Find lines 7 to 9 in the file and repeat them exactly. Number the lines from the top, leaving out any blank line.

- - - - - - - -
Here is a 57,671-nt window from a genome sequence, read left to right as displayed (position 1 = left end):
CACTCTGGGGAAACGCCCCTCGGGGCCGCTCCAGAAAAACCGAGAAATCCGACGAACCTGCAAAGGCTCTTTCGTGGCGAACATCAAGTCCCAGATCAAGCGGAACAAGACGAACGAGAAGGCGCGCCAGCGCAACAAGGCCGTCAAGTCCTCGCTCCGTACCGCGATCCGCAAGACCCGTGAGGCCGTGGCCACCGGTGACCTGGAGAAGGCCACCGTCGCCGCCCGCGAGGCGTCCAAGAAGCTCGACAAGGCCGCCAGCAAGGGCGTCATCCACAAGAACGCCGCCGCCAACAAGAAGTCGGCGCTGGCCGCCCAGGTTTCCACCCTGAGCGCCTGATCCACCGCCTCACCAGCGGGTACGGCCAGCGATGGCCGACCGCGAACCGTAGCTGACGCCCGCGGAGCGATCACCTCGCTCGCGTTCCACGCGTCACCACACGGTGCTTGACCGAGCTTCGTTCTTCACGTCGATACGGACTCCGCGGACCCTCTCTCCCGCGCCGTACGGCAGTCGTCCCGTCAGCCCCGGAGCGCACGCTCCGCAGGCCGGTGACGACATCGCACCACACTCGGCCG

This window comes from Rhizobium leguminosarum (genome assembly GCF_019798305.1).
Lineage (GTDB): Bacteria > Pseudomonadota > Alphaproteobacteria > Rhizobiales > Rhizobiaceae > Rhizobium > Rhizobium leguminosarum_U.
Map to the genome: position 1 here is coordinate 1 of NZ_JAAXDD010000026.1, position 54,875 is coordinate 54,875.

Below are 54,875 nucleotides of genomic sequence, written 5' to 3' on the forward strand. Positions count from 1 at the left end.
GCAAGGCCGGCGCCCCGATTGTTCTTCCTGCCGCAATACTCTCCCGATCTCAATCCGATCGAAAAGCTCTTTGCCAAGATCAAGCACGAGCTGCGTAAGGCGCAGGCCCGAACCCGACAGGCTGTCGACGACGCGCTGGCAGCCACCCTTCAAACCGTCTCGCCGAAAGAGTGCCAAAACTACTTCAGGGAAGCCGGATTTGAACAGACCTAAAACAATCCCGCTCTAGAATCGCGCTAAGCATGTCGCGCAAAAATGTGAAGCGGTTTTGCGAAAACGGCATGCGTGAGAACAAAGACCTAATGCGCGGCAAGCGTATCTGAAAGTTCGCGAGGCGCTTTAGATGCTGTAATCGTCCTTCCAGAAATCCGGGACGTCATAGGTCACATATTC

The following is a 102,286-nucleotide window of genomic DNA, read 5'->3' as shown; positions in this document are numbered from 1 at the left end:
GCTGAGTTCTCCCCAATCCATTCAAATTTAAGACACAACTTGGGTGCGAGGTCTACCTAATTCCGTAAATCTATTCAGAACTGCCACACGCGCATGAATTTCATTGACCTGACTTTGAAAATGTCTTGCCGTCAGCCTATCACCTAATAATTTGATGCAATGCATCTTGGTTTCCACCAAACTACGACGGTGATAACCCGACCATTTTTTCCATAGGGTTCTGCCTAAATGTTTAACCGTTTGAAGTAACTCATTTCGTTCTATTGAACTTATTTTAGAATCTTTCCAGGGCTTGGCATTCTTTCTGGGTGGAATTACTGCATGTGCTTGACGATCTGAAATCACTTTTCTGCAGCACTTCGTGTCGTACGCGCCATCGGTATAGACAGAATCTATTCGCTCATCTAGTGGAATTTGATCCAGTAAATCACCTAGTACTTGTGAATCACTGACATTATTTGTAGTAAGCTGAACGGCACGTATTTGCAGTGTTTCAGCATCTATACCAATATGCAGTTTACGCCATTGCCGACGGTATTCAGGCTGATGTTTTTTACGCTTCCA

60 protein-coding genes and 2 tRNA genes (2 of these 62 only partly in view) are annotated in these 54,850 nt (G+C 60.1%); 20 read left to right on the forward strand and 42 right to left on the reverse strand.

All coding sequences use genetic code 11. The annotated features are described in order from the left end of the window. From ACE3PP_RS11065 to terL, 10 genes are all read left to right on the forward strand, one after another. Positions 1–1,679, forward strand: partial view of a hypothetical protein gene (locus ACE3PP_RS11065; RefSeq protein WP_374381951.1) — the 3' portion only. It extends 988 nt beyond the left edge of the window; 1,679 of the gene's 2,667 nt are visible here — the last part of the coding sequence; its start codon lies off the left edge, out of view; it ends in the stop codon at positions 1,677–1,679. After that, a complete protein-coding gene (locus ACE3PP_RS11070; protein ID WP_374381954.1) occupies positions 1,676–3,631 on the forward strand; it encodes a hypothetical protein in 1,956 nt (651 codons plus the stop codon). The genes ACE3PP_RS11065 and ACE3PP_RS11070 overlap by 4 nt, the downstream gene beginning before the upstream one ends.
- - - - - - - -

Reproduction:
GCAAGGCCGGCGCCCCGATTGTTCTTCCTGCCGCAATACTCTCCCGATCTCAATCCGATCGAAAAGCTCTTTGCCAAGATCAAGCACGAGCTGCGTAAGGCGCAGGCCCGAACCCGACAGGCTGTCGACGACGCGCTGGCAGCCACCCTTCAAACCGTCTCGCCGAAAGAGTGCCAAAACTACTTCAGGGAAGCCGGATTTGAACAGACCTAAAACAATCCCGCTCTAGAATCGCGCTAAGCATGTCGCGCAAAAATGTGAAGCGGTTTTGCGAAAACGGCATGCGTGAGAACAAAGACCTAATGCGCGGCAAGCGTATCTGAAAGTTCGCGAGGCGCTTTAGATGCTGTAATCGTCCTTCCAGAAATCCGGGACGTCATAGGTCACATATTC

The following is a 102,286-nucleotide window of genomic DNA, read 5'->3' as shown; positions in this document are numbered from 1 at the left end:
GCTGAGTTCTCCCCAATCCATTCAAATTTAAGACACAACTTGGGTGCGAGGTCTACCTAATTCCGTAAATCTATTCAGAACTGCCACACGCGCATGAATTTCATTGACCTGACTTTGAAAATGTCTTGCCGTCAGCCTATCACCTAATAATTTGATGCAATGCATCTTGGTTTCCACCAAACTACGACGGTGATAACCCGACCATTTTTTCCATAGGGTTCTGCCTAAATGTTTAACCGTTTGAAGTAACTCATTTCGTTCTATTGAACTTATTTTAGAATCTTTCCAGGGCTTGGCATTCTTTCTGGGTGGAATTACTGCATGTGCTTGACGATCTGAAATCACTTTTCTGCAGCACTTCGTGTCGTACGCGCCATCGGTATAGACAGAATCTATTCGCTCATCTAGTGGAATTTGATCCAGTAAATCACCTAGTACTTGTGAATCACTGACATTATTTGTAGTAAGCTGAACGGCACGTATTTGCAGTGTTTCAGCATCTATACCAATATGCAGTTTACGCCATTGCCGACGGTATTCAGGCTGATGTTTTTTACGCTTCCA